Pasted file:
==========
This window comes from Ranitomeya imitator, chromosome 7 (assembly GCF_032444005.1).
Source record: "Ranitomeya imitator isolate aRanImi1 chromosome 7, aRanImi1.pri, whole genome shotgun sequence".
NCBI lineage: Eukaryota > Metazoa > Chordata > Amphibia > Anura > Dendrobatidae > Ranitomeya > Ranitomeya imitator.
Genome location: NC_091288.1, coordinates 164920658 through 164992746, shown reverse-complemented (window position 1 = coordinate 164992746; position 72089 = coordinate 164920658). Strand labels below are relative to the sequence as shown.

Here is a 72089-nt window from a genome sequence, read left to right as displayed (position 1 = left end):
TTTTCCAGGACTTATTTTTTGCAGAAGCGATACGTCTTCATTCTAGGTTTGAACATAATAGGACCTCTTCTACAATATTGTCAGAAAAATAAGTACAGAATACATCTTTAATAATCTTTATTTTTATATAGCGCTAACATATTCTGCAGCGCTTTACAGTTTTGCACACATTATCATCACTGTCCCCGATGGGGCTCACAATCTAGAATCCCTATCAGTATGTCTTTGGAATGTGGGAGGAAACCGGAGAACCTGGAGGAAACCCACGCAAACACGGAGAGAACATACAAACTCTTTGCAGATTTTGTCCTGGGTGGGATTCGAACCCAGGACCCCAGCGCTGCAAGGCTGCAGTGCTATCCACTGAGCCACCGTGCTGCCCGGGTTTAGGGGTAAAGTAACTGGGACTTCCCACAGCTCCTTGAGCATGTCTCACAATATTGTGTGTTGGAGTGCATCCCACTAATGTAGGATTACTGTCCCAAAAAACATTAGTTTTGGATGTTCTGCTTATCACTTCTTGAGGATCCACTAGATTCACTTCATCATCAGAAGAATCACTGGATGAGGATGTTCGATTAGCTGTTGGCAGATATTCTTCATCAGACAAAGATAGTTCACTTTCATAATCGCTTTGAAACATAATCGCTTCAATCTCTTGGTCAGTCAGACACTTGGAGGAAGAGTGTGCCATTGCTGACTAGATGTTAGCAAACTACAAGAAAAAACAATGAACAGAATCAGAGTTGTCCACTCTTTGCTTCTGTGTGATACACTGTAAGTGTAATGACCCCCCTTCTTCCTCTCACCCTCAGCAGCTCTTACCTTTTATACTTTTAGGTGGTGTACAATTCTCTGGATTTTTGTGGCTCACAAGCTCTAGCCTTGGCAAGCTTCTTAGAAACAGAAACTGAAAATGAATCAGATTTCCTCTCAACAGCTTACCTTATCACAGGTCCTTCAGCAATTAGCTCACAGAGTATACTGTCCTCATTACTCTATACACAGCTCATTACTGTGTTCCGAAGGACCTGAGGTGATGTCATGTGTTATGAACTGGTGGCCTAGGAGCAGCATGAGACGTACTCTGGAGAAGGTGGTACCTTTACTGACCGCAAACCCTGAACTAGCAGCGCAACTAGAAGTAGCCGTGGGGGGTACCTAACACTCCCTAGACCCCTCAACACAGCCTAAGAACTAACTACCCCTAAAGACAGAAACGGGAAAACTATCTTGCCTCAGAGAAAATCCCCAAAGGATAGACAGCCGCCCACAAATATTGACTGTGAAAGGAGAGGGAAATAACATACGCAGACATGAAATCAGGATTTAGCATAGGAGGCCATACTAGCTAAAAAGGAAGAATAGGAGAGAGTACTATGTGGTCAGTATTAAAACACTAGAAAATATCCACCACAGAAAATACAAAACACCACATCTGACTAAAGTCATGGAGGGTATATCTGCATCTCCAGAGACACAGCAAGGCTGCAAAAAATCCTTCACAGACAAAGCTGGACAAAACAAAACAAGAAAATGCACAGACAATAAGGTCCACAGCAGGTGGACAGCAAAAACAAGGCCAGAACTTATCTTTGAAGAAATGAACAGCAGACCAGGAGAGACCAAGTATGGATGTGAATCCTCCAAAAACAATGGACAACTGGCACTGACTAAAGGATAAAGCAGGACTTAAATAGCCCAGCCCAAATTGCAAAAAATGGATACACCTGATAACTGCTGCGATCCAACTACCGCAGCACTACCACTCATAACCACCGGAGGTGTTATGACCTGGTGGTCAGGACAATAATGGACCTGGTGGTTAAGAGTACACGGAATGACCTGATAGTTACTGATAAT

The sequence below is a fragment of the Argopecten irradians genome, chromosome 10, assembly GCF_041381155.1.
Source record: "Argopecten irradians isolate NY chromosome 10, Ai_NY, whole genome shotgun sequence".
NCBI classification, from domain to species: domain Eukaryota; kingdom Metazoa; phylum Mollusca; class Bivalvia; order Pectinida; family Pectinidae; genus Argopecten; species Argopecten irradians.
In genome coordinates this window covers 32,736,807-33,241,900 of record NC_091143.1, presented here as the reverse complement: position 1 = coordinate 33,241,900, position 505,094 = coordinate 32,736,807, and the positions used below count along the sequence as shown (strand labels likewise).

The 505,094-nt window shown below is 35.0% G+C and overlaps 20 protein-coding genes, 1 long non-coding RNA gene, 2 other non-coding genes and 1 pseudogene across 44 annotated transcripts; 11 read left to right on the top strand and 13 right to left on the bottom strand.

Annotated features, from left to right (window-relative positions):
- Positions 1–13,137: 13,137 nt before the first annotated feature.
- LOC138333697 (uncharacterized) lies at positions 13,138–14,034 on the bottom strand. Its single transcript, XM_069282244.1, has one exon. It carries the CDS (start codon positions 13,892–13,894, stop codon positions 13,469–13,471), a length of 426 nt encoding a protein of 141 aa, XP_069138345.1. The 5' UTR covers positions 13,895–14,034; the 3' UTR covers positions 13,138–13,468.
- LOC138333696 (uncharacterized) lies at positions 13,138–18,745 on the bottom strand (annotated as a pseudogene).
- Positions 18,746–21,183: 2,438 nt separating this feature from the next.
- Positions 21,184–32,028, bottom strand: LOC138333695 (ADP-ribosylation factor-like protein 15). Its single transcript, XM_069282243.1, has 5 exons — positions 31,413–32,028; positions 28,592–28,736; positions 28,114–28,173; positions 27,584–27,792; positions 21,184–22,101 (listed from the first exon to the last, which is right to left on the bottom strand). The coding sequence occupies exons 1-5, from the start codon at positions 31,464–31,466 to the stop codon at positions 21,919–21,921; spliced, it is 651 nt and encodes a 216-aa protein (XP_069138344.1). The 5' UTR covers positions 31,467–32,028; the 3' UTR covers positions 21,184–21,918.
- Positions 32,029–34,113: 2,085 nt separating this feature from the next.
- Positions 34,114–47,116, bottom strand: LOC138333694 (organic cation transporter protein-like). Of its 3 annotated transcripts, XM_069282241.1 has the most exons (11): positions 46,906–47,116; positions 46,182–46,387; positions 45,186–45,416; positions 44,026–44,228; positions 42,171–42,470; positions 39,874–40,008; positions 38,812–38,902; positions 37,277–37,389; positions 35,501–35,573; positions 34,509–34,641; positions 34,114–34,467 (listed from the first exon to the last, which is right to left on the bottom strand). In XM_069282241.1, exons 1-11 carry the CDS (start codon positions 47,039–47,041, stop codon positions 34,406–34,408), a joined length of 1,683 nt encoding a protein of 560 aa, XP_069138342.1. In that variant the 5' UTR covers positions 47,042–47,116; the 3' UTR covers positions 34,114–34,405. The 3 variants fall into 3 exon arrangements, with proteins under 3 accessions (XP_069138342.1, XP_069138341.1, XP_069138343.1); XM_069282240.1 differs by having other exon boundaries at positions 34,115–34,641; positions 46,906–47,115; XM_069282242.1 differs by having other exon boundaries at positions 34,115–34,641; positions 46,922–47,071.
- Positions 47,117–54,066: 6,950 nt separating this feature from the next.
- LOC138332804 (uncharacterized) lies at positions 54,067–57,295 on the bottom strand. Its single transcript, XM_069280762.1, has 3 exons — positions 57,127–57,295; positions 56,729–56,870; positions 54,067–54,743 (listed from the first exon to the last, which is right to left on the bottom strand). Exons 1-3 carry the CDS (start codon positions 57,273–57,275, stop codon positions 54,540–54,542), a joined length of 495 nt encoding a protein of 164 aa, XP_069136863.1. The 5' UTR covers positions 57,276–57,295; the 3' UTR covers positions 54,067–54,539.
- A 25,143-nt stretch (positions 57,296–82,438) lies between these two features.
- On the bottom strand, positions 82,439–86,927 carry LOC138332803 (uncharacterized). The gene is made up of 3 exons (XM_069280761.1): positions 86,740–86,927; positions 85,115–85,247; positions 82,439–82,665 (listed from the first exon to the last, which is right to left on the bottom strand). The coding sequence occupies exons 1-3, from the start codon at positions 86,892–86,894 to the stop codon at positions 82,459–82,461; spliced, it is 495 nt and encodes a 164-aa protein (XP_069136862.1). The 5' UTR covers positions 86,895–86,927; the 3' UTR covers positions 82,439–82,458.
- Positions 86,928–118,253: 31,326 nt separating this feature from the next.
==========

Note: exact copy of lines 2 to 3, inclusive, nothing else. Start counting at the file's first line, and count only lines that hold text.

Source record: "Ranitomeya imitator isolate aRanImi1 chromosome 7, aRanImi1.pri, whole genome shotgun sequence".
NCBI lineage: Eukaryota > Metazoa > Chordata > Amphibia > Anura > Dendrobatidae > Ranitomeya > Ranitomeya imitator.